By Dan G., MVSA Webmaster
Fourteen flyers and one newbie came out to fly in the 67-degree air today at the main field for the annual “Frozen Fingers” fun fly which turned into a “Last Warm Hurrah” for 2021.
The fun fly was moved up 24-hours due to a promising forecast for today which looks to turn to rain and snow over the weekend.
““I couldn’t shut up about it and I’m sure everyone in the family was sick of me talking about it lol. I’ll definitely be in early this coming season.” – Mike S.
Brandon M. was saw bugs over his head and thought there must be lift as he saw Dan G. fly above. Bill C. brought hot chocolate with a few takers. Robert S.’s mended Volo looked as if it were doing circuits at an airport for what seemed like an hour. Mmmmmmrrrr – up it went, circle, circle, and then mmmmmmrrrr – up again. Mike S., who messaged the club through the website got a little stick time on Bob G.’s Ava Pro.
“I couldn’t shut up about it and I’m sure everyone in the family was sick of me talking about it lol,” visitor Mike S. reacted to the day in a text. “I’ll definitely be in early this coming season.”
At one point six gliders were over the field – pretty rare for the last day of the year. There were only two incidents – Bob G. found his Ava Pro low and far to the northeast – but managed to bring it down next to the levee – and Bill C. arc’ed his 2-meter V-Tail. The damage was said to be repairable.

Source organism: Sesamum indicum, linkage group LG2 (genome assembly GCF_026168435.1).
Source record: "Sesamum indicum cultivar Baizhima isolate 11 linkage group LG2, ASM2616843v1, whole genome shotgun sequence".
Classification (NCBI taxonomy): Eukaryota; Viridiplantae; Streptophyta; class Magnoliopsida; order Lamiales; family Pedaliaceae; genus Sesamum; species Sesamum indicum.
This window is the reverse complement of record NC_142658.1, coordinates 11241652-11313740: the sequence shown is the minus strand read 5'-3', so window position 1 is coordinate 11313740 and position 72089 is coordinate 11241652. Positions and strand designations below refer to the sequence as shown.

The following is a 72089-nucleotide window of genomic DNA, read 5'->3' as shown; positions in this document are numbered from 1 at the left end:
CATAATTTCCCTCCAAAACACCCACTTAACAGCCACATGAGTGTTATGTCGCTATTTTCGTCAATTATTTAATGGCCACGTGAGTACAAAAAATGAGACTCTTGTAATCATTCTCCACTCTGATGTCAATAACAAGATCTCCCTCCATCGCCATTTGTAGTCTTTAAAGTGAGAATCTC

The wind started from the southwest and then came from the south shifting the one then two high-start launch corridors.
Late the in the winter afternoon the flyers watched Brandon M. and Dan G. work what seemed the best lift of the day. The wind had picked up from light to 10 mph which increased the launches of the two 3.5-meter carbon ships. Brandon worked lift northwest of the field as Dan was just southeast. It wasn’t a competition but with similar launch times and the same air it appeared to be a little case of “who can stay up the longest”. Both landed with similar times although Dan clocked his flight around 12 ½ minutes. They both walked back and were greeted by a cheerful Robert S. and a small group of flyers still at the field. It was 1pm.
As they packed up Bill R. rushed to the corner – full of cars an hour before. He put his wing on the electric two meter, buzzed it into the air to catch a still buoyant sky.
Leaving the field with the winter sun low in the sky – the car external temperature read 67-degree. We keep saying “this is the last good weather of the season” and then rarities like today happen. The forecast looks less rosy tomorrow with a high of 38 and 100% rain. The next day looks to be 24 with snow as a possible snowstorm threatens the region with up to 10-inches of snow.